Four More GIs Charged With Rape, Murder
Fifth Soldier in Iraq Accused of Dereliction of Duty for Failing to Report Incident

By Jonathan Finer and Joshua Partlow
Washington Post Foreign Service
Monday, July 10, 2006

BAGHDAD, July 9 -- Military investigators brought charges against four more American soldiers accused of taking part in the rape and murder of an Iraqi girl and the killing of three members of her family, the U.S. military said Sunday.

The four active-duty soldiers from the Army's 502nd Infantry Regiment of the 4th Infantry Division are accused of conspiring with Steven D. Green, a former private, who was charged with rape and murder in federal court earlier this month.

A fifth soldier from the unit, who was not accused of direct involvement in the March 12 attack in the southern town of Mahmudiyah, was charged with dereliction of duty for failing to report the incident, the military said in a statement. It did not name the five soldiers.

Green was honorably discharged with a "personality disorder" after the attack was carried out but before it came to light. He pleaded not guilty to the charges on Thursday in U.S. District Court in Louisville.

According to military officials and court documents, the soldiers entered the family's home, took the girl to another room and raped her. They then reportedly shot her and killed her mother, father and 7-year-old sister and tried to set a fire to cover up the crimes. The killings were initially reported as an insurgent attack.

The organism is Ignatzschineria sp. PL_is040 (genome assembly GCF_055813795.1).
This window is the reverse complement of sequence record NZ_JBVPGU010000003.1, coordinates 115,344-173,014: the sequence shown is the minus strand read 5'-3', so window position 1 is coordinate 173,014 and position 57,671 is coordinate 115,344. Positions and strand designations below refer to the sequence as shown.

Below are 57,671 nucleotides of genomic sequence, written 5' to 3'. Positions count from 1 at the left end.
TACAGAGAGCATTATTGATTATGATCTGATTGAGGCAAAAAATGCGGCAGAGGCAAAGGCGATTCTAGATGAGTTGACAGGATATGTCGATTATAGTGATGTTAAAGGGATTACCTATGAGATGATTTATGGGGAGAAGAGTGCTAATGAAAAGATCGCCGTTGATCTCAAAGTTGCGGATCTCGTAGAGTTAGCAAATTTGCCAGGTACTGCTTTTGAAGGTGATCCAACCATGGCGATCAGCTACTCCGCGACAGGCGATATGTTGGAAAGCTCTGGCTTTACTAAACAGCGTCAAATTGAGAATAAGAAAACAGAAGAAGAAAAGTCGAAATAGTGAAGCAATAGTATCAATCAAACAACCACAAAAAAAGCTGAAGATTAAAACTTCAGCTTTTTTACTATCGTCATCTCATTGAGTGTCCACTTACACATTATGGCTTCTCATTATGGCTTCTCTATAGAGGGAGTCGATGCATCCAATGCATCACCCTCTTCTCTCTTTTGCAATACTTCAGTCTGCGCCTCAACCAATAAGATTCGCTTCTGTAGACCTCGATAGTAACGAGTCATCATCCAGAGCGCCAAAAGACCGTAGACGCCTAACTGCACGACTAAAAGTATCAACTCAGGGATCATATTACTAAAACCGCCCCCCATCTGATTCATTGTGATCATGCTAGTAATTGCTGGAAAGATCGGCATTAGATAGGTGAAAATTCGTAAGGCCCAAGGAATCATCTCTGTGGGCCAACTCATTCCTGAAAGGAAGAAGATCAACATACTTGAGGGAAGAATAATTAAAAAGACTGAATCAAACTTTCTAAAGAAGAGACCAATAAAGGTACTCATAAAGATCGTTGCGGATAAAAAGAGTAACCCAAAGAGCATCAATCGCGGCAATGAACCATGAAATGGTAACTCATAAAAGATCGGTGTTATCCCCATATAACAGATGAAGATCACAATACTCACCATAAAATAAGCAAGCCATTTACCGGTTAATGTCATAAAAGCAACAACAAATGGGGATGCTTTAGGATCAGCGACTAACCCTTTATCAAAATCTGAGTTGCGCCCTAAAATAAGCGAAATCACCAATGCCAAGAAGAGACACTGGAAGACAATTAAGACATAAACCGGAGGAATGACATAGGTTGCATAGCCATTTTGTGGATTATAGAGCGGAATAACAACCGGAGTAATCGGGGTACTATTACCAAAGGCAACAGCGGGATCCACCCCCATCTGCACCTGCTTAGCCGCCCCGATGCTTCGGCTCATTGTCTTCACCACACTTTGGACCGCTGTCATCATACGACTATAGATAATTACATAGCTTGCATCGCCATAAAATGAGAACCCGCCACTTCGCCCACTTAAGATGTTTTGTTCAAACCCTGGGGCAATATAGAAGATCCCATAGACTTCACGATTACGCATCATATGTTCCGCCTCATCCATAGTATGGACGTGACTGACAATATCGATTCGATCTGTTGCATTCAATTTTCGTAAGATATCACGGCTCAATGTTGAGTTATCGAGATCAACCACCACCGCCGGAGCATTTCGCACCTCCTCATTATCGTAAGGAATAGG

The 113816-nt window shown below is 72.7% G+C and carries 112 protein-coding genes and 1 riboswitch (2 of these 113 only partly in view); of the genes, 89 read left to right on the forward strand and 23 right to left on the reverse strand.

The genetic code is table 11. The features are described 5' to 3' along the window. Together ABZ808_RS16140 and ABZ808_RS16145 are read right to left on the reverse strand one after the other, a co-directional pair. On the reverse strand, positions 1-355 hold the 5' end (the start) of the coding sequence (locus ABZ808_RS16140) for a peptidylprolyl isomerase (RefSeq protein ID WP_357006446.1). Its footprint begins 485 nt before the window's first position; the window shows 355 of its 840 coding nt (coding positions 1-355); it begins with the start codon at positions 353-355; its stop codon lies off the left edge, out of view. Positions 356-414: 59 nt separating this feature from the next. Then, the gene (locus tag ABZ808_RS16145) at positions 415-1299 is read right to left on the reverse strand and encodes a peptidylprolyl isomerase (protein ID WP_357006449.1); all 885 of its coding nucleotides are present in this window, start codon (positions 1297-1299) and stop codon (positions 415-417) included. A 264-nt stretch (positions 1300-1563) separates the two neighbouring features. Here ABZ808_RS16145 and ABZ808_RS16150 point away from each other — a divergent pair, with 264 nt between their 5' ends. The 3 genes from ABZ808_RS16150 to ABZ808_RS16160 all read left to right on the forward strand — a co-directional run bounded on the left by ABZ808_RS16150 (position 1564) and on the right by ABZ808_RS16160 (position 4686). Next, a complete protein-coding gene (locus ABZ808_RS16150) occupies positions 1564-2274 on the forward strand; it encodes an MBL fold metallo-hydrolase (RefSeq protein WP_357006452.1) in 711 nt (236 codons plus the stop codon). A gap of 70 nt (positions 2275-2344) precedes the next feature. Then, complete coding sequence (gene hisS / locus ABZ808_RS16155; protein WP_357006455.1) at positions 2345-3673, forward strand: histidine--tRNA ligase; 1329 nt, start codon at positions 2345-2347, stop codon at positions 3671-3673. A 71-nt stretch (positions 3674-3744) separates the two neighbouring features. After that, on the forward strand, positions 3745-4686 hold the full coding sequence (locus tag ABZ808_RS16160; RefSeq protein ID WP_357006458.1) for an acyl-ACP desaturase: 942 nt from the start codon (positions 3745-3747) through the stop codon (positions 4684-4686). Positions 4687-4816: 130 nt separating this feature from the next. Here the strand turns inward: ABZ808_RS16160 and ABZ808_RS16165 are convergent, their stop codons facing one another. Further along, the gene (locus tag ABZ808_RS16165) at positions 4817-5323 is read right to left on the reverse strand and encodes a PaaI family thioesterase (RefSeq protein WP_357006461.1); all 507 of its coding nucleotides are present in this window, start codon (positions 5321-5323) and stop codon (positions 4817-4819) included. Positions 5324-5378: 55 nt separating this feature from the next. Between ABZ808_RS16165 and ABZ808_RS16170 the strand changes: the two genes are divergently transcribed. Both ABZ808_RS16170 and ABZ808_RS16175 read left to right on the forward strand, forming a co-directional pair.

Court documents said the soldiers had previously seen the girl from a roadside checkpoint they manned near the home, and a neighbor said her family had grown concerned that she could become a target.

The incident was the latest in a series of recent accusations against U.S. forces involving unarmed Iraqi civilians, including the alleged shooting deaths of 24 people in the western town of Haditha in November. The military initially reported those deaths as having been caused by a roadside bomb attack that also killed a Marine.

But a Time magazine report in March disclosed that the civilians died of gunshot wounds and that U.S. forces were responsible.

Army Lt. Gen. Peter W. Chiarelli, the No. 2 officer in Iraq who oversaw the investigation of the Haditha killings, concluded recently that Marine leadership repeatedly failed in pre-deployment training, in the tone set by commanders and in how information was reported up the chain of command, defense officials said. Chiarelli found that commanders were negligent in how they responded to conflicting reports they received from units about the Haditha killings.

In June, seven Marines and a Navy corpsman were charged with murder and other crimes related to the shooting death of a crippled man in Hamdaniyah, a village west of Baghdad. Residents there said the soldiers planted a rifle and a shovel near the victim's body to make it appear as though he had been burying roadside bombs.

Later in June, three soldiers were charged with killing three Iraqi detainees in U.S. custody and threatening to kill another soldier if he told anyone what had happened.

But the Mahmudiyah incident has provoked a particularly strong reaction from the Iraqi government because of the incendiary nature of the alleged crimes.

In recent days, Prime Minister Nouri al-Maliki and several other Iraqi politicians have called for a review of a regulation that precludes U.S. forces from facing prosecution in Iraqi courts. Maliki said the immunity -- implemented by the U.S.-led Coalition Provisional Authority, which governed Iraq after the 2003 invasion -- has encouraged crimes against Iraqis.

Staff writer Thomas E. Ricks in Washington contributed to this report.

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